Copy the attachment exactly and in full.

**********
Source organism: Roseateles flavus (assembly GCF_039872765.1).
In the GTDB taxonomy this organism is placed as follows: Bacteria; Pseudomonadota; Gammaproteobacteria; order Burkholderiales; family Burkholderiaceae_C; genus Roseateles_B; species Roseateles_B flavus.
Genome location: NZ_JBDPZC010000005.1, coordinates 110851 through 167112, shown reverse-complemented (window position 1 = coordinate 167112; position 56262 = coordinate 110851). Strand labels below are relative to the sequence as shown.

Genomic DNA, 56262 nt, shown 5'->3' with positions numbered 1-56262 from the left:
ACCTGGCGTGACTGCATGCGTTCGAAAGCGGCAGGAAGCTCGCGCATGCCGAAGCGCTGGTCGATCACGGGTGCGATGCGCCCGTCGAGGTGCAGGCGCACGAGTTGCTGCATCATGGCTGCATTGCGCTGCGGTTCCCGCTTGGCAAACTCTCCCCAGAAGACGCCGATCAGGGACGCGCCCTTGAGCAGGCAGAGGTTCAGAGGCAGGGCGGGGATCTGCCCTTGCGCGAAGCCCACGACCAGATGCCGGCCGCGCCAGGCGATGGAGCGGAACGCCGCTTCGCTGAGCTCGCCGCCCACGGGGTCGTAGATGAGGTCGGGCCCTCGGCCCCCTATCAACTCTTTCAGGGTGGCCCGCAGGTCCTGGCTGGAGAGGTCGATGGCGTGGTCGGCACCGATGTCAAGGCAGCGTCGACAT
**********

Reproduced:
Source organism: Roseateles flavus (assembly GCF_039872765.1).
In the GTDB taxonomy this organism is placed as follows: Bacteria; Pseudomonadota; Gammaproteobacteria; order Burkholderiales; family Burkholderiaceae_C; genus Roseateles_B; species Roseateles_B flavus.
Genome location: NZ_JBDPZC010000005.1, coordinates 110851 through 167112, shown reverse-complemented (window position 1 = coordinate 167112; position 56262 = coordinate 110851). Strand labels below are relative to the sequence as shown.

Genomic DNA, 56262 nt, shown 5'->3' with positions numbered 1-56262 from the left:
ACCTGGCGTGACTGCATGCGTTCGAAAGCGGCAGGAAGCTCGCGCATGCCGAAGCGCTGGTCGATCACGGGTGCGATGCGCCCGTCGAGGTGCAGGCGCACGAGTTGCTGCATCATGGCTGCATTGCGCTGCGGTTCCCGCTTGGCAAACTCTCCCCAGAAGACGCCGATCAGGGACGCGCCCTTGAGCAGGCAGAGGTTCAGAGGCAGGGCGGGGATCTGCCCTTGCGCGAAGCCCACGACCAGATGCCGGCCGCGCCAGGCGATGGAGCGGAACGCCGCTTCGCTGAGCTCGCCGCCCACGGGGTCGTAGATGAGGTCGGGCCCTCGGCCCCCTATCAACTCTTTCAGGGTGGCCCGCAGGTCCTGGCTGGAGAGGTCGATGGCGTGGTCGGCACCGATGTCAAGGCAGCGTCGACAT